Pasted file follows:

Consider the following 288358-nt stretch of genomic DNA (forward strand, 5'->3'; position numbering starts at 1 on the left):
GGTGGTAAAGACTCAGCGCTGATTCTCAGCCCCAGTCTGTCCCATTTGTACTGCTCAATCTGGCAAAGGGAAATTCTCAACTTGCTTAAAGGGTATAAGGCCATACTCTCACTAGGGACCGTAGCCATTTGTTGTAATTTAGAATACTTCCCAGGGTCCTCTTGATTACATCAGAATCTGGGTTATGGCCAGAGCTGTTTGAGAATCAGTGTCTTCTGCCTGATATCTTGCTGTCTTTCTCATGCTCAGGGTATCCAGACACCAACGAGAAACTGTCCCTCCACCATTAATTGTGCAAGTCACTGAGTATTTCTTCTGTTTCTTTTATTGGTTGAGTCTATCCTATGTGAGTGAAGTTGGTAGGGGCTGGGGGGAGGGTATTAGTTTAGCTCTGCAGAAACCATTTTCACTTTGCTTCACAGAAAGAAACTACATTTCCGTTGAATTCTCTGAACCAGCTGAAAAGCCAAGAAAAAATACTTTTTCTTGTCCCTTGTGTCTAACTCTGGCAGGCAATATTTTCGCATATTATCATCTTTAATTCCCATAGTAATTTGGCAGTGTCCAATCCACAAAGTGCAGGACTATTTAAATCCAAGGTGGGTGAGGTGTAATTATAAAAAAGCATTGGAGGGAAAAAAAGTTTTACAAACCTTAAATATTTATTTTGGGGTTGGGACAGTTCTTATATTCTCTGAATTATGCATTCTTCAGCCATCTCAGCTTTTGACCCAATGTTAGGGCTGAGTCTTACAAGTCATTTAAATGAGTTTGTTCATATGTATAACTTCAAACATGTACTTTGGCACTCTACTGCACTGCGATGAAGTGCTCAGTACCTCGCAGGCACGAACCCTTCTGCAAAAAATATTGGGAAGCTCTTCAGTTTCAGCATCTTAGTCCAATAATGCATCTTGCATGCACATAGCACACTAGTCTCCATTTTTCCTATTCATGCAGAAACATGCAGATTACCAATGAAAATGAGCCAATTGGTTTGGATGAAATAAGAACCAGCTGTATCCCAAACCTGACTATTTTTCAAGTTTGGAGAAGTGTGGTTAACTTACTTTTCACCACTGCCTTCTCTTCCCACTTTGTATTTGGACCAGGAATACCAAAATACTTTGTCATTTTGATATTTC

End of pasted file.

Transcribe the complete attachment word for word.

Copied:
Consider the following 288358-nt stretch of genomic DNA (forward strand, 5'->3'; position numbering starts at 1 on the left):
GGTGGTAAAGACTCAGCGCTGATTCTCAGCCCCAGTCTGTCCCATTTGTACTGCTCAATCTGGCAAAGGGAAATTCTCAACTTGCTTAAAGGGTATAAGGCCATACTCTCACTAGGGACCGTAGCCATTTGTTGTAATTTAGAATACTTCCCAGGGTCCTCTTGATTACATCAGAATCTGGGTTATGGCCAGAGCTGTTTGAGAATCAGTGTCTTCTGCCTGATATCTTGCTGTCTTTCTCATGCTCAGGGTATCCAGACACCAACGAGAAACTGTCCCTCCACCATTAATTGTGCAAGTCACTGAGTATTTCTTCTGTTTCTTTTATTGGTTGAGTCTATCCTATGTGAGTGAAGTTGGTAGGGGCTGGGGGGAGGGTATTAGTTTAGCTCTGCAGAAACCATTTTCACTTTGCTTCACAGAAAGAAACTACATTTCCGTTGAATTCTCTGAACCAGCTGAAAAGCCAAGAAAAAATACTTTTTCTTGTCCCTTGTGTCTAACTCTGGCAGGCAATATTTTCGCATATTATCATCTTTAATTCCCATAGTAATTTGGCAGTGTCCAATCCACAAAGTGCAGGACTATTTAAATCCAAGGTGGGTGAGGTGTAATTATAAAAAAGCATTGGAGGGAAAAAAAGTTTTACAAACCTTAAATATTTATTTTGGGGTTGGGACAGTTCTTATATTCTCTGAATTATGCATTCTTCAGCCATCTCAGCTTTTGACCCAATGTTAGGGCTGAGTCTTACAAGTCATTTAAATGAGTTTGTTCATATGTATAACTTCAAACATGTACTTTGGCACTCTACTGCACTGCGATGAAGTGCTCAGTACCTCGCAGGCACGAACCCTTCTGCAAAAAATATTGGGAAGCTCTTCAGTTTCAGCATCTTAGTCCAATAATGCATCTTGCATGCACATAGCACACTAGTCTCCATTTTTCCTATTCATGCAGAAACATGCAGATTACCAATGAAAATGAGCCAATTGGTTTGGATGAAATAAGAACCAGCTGTATCCCAAACCTGACTATTTTTCAAGTTTGGAGAAGTGTGGTTAACTTACTTTTCACCACTGCCTTCTCTTCCCACTTTGTATTTGGACCAGGAATACCAAAATACTTTGTCATTTTGATATTTC